Future Zoos: What Will They Look Like?

Zoos of the future tap solar tech, 4-D movies, genetic science and more.

From 4-D exhibits to state-of-the-art veterinary care, zoos across the U.S. continue to change, modernize and grow for the benefit of both humans and non-human animals.

Female Asian elephants Panya and Jean are getting ready for a new state-of-the-art elephant exhibit at New Orleans' Audubon Zoo. Set to open in late summer 2014, the 42,000-square-foot exhibit will include an elephant barn with heated, padded floors. The outdoor area will be contoured, with gentle inclines to feature shade trees, pools, and a replica of a fallen tree trunk, where keepers plan to hide tasty treats -- like pumpkins -- for the elephants to dig out.

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Quality health care is essential for zoos, and is exemplified by the new 17,000-square-foot Veterinary Medical Hospital at the Oakland Zoo in California. "Our goal is to provide an optimal, comfortable respite for zoo animals in order to speed recovery from illness or injury," said Joel Parrott, president & CEO of Oakland Zoo. Here, a tortoise is readied for a procedure. The facility includes a radiology suite, aquatic animal area with pool, a quarantined section with its own airflow system, several climate-controlled rooms and other high-tech additions.

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What's better than a 3-D movie? A 4-D movie! The San Diego Zoo is now showing "Rio Rainforest Adventure in 4-D" in its special theater that combines high-definition 3-D footage with sensory effects, such as wind and mist. This particular movie takes zoo guests on a journey through Rio de Janeiro while sharing the challenges facing rainforest wildlife.

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Whenever possible, many zoos are installing solar panels for fuel efficiency. The Cincinnati Zoo, for example, has cleverly placed numerous solar panels over part of its parking lot. They help to shade cars while tapping into Sun energy. Some rides are also incorporating solar panels. The Speedwell Foundation Conservation Carousel at the Smithsonian's National Zoo, for example, is one of the few all solar-powered carousels in the world.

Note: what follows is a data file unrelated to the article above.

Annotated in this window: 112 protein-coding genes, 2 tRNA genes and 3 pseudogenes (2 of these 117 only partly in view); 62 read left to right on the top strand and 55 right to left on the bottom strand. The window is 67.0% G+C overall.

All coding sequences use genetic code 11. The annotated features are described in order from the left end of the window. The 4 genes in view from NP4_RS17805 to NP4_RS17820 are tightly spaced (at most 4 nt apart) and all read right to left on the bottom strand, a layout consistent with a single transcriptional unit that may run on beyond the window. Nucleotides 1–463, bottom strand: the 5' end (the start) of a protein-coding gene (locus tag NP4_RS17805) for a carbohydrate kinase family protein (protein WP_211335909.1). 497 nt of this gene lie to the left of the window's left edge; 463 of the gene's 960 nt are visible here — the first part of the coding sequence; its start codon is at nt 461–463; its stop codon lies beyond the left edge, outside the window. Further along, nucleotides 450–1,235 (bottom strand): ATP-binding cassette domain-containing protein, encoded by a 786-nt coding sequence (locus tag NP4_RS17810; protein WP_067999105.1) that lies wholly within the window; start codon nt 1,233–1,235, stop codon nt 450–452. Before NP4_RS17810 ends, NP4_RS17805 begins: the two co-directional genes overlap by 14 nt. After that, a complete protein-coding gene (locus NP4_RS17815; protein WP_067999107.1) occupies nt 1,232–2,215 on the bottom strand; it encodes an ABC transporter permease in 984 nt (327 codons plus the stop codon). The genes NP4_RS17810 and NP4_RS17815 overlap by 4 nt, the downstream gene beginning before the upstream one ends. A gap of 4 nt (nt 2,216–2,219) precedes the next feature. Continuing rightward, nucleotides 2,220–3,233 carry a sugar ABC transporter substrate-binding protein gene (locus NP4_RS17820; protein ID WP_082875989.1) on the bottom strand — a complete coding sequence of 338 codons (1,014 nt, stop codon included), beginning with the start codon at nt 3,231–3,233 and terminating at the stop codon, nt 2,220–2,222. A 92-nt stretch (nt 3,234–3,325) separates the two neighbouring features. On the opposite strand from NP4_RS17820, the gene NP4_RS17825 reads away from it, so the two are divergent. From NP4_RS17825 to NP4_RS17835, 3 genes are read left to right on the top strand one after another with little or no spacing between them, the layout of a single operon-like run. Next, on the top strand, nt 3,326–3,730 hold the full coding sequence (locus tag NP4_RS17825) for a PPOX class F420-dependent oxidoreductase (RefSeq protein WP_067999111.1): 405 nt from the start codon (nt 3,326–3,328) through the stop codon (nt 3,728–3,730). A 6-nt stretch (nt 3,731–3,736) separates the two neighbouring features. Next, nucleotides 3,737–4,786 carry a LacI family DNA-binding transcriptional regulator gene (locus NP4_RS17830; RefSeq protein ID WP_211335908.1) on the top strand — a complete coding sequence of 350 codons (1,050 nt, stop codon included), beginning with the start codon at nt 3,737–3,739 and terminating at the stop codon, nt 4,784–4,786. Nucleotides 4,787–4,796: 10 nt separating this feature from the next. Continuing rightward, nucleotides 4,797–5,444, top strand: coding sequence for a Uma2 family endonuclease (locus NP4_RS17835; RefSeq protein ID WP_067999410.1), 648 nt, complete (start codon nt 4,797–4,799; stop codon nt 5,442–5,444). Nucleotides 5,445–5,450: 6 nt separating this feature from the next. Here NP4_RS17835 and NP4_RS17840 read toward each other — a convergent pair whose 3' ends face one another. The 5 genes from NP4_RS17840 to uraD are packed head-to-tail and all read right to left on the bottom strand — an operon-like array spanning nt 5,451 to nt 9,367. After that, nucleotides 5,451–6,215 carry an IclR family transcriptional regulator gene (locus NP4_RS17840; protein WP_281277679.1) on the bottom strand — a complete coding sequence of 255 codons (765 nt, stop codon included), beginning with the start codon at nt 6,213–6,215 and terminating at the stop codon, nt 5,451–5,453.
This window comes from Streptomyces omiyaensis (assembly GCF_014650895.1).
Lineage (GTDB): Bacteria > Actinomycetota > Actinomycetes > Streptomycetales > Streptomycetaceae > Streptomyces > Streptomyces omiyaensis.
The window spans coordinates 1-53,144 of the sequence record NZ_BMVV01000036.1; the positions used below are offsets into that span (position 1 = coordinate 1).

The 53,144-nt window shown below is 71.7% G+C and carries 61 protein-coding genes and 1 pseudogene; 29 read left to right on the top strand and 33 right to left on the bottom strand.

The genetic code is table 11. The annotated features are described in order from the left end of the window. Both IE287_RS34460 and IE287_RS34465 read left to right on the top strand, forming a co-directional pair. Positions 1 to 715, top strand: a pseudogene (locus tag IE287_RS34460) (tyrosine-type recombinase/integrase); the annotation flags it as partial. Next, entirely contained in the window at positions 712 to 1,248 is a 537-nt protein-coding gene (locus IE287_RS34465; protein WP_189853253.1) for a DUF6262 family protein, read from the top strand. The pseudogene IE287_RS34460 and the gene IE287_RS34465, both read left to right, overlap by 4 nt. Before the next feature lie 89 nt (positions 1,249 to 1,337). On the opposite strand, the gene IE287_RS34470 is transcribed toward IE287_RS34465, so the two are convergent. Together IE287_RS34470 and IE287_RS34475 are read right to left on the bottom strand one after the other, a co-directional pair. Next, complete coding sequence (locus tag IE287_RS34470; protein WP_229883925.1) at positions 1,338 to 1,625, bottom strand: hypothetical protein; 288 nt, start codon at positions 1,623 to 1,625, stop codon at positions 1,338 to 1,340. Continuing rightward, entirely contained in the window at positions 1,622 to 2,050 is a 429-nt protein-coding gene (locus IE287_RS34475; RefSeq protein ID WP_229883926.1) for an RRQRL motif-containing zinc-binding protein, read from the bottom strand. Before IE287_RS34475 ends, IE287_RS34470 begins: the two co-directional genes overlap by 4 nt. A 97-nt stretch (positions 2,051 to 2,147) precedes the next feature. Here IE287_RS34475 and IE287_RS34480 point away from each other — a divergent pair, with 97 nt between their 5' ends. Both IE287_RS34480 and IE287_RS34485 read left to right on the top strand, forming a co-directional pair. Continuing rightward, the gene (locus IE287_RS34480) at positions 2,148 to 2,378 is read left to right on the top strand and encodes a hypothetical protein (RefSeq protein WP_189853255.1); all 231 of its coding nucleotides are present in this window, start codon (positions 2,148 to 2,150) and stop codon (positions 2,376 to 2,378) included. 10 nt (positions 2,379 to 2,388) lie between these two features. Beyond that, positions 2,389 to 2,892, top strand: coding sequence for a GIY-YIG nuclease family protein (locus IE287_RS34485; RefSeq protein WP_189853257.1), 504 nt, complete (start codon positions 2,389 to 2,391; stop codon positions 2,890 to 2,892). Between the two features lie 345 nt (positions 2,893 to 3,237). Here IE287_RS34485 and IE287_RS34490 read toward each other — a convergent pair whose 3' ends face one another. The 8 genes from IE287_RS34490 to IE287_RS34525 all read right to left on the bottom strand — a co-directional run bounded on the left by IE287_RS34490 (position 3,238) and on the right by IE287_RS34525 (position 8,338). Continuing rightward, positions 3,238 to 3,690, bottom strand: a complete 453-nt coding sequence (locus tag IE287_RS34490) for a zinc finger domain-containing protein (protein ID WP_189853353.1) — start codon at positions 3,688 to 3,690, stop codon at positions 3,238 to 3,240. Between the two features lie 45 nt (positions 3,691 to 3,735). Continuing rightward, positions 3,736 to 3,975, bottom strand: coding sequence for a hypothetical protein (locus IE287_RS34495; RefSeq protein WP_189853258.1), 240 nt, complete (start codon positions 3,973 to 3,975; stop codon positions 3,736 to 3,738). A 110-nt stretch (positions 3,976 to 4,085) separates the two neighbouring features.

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The Saint Louis Zoo recently announced plans for a 40,000-square-foot polar bear exhibit, scheduled to open in 2015. "It is critical that zoos protect polar bears, which are declining in the wild and are highly vulnerable," explained Jeffrey P. Bonner, president and CEO of the Saint Louis Zoo. "By working to not only conserve polar bears in the wild but to offer a wonderful habitat for breeding and protecting bears in our care, we can help save these iconic animals."

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Smaller zoos often look to larger, well-funded ones for ideas and inspiration. Alan Sironen, a board member of the Zoological Association of America, told Discovery News that zoos now at the forefront include the San Diego Zoo, the Fort Worth Zoo, the Bronx Zoo and the Cincinnati Zoo. The San Diego Zoo, at the top of many such lists, pioneered the concept of open-air, cageless exhibits that recreate natural animal habitats. Here, an orangutan at the San Diego Zoo hangs out in an open, grassy area.

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Movies like "Jurassic Park" envision zoos housing once extinct animals brought back to life. Woolly mammoths are a possibility, since remains are sometimes found in relatively good condition. Just this past summer, the most complete woolly mammoth carcass ever recovered from Russia was unveiled at an exhibit in Japan. While viable cells for cloning have yet to be isolated, scientists continue to look for them.

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Critter cams and other devices already allow for non-invasive, virtual viewing of animals. Sironen speculated that such technologies could expand even more in future. "Drones, for example, might fly over large park-like exhibits," he said. It's hard to imagine, however, that any virtual experience could ever fully take the place of an in-person zoo visit.

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"In an ideal world, there would be no need for zoos," Sironen said, explaining that such a world would have humans and non-human animals co-existing freely and in peace. "I doubt that will ever happen. Too many things would need to change." Not many places, for example, could support a large population of wildebeest, seen here during a migration in Africa.

Sironen concluded, "Hopefully zoos will continue to blur the line between captivity and the wild, with zoos providing larger, more natural spaces for animals."

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